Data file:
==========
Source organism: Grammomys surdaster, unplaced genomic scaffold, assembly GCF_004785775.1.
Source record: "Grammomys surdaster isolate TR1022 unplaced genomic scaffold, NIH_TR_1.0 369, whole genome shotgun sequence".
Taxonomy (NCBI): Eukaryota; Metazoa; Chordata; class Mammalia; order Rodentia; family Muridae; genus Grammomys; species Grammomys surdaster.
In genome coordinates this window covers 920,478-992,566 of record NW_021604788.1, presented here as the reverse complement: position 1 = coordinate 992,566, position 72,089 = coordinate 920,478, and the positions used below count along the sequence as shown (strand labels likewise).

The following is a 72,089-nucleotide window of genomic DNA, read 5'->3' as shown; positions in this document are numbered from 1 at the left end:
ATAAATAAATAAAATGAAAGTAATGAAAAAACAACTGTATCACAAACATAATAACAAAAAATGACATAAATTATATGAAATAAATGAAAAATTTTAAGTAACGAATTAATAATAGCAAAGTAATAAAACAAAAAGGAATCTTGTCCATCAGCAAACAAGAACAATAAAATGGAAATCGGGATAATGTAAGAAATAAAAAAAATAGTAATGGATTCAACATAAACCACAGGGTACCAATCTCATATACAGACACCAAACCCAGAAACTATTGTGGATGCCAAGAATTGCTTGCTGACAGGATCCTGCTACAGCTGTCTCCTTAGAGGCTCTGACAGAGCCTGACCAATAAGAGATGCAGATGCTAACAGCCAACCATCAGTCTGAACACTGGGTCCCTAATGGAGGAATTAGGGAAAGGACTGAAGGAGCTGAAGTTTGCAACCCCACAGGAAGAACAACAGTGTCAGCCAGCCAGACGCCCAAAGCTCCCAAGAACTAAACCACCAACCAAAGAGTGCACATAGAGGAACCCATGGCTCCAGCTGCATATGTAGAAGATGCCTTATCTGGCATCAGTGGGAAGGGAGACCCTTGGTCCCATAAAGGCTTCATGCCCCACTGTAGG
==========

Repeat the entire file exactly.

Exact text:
Source organism: Grammomys surdaster, unplaced genomic scaffold, assembly GCF_004785775.1.
Source record: "Grammomys surdaster isolate TR1022 unplaced genomic scaffold, NIH_TR_1.0 369, whole genome shotgun sequence".
Taxonomy (NCBI): Eukaryota; Metazoa; Chordata; class Mammalia; order Rodentia; family Muridae; genus Grammomys; species Grammomys surdaster.
In genome coordinates this window covers 920,478-992,566 of record NW_021604788.1, presented here as the reverse complement: position 1 = coordinate 992,566, position 72,089 = coordinate 920,478, and the positions used below count along the sequence as shown (strand labels likewise).

The following is a 72,089-nucleotide window of genomic DNA, read 5'->3' as shown; positions in this document are numbered from 1 at the left end:
ATAAATAAATAAAATGAAAGTAATGAAAAAACAACTGTATCACAAACATAATAACAAAAAATGACATAAATTATATGAAATAAATGAAAAATTTTAAGTAACGAATTAATAATAGCAAAGTAATAAAACAAAAAGGAATCTTGTCCATCAGCAAACAAGAACAATAAAATGGAAATCGGGATAATGTAAGAAATAAAAAAAATAGTAATGGATTCAACATAAACCACAGGGTACCAATCTCATATACAGACACCAAACCCAGAAACTATTGTGGATGCCAAGAATTGCTTGCTGACAGGATCCTGCTACAGCTGTCTCCTTAGAGGCTCTGACAGAGCCTGACCAATAAGAGATGCAGATGCTAACAGCCAACCATCAGTCTGAACACTGGGTCCCTAATGGAGGAATTAGGGAAAGGACTGAAGGAGCTGAAGTTTGCAACCCCACAGGAAGAACAACAGTGTCAGCCAGCCAGACGCCCAAAGCTCCCAAGAACTAAACCACCAACCAAAGAGTGCACATAGAGGAACCCATGGCTCCAGCTGCATATGTAGAAGATGCCTTATCTGGCATCAGTGGGAAGGGAGACCCTTGGTCCCATAAAGGCTTCATGCCCCACTGTAGG